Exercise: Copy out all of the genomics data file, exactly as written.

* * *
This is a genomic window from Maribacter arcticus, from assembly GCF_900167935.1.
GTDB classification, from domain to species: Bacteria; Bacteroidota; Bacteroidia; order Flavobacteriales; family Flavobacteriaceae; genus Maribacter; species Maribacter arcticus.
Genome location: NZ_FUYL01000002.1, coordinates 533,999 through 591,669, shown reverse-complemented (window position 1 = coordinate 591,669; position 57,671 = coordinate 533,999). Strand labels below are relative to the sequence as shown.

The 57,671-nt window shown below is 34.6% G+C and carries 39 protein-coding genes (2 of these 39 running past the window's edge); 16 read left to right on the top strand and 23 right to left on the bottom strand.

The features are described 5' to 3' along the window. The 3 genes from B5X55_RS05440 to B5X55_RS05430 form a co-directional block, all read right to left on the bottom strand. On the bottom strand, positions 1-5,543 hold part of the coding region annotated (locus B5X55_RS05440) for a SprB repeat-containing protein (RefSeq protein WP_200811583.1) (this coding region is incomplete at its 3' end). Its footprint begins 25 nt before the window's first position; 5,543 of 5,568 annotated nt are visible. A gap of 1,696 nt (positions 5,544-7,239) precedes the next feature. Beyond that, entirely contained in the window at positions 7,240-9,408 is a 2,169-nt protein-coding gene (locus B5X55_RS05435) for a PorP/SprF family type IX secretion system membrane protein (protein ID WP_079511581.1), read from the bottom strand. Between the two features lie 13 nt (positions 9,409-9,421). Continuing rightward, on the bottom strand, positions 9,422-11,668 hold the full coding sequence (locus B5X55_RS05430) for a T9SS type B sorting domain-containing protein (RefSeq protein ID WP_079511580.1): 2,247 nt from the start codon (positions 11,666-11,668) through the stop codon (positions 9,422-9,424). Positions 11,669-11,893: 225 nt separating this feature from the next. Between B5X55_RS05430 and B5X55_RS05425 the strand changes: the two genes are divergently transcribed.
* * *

This is a genomic window from Maribacter arcticus, from assembly GCF_900167935.1.
GTDB classification, from domain to species: Bacteria; Bacteroidota; Bacteroidia; order Flavobacteriales; family Flavobacteriaceae; genus Maribacter; species Maribacter arcticus.
Genome location: NZ_FUYL01000002.1, coordinates 533,999 through 591,669, shown reverse-complemented (window position 1 = coordinate 591,669; position 57,671 = coordinate 533,999). Strand labels below are relative to the sequence as shown.

The 57,671-nt window shown below is 34.6% G+C and carries 39 protein-coding genes (2 of these 39 running past the window's edge); 16 read left to right on the top strand and 23 right to left on the bottom strand.

The features are described 5' to 3' along the window. The 3 genes from B5X55_RS05440 to B5X55_RS05430 form a co-directional block, all read right to left on the bottom strand. On the bottom strand, positions 1-5,543 hold part of the coding region annotated (locus B5X55_RS05440) for a SprB repeat-containing protein (RefSeq protein WP_200811583.1) (this coding region is incomplete at its 3' end). Its footprint begins 25 nt before the window's first position; 5,543 of 5,568 annotated nt are visible. A gap of 1,696 nt (positions 5,544-7,239) precedes the next feature. Beyond that, entirely contained in the window at positions 7,240-9,408 is a 2,169-nt protein-coding gene (locus B5X55_RS05435) for a PorP/SprF family type IX secretion system membrane protein (protein ID WP_079511581.1), read from the bottom strand. Between the two features lie 13 nt (positions 9,409-9,421). Continuing rightward, on the bottom strand, positions 9,422-11,668 hold the full coding sequence (locus B5X55_RS05430) for a T9SS type B sorting domain-containing protein (RefSeq protein ID WP_079511580.1): 2,247 nt from the start codon (positions 11,666-11,668) through the stop codon (positions 9,422-9,424). Positions 11,669-11,893: 225 nt separating this feature from the next. Between B5X55_RS05430 and B5X55_RS05425 the strand changes: the two genes are divergently transcribed.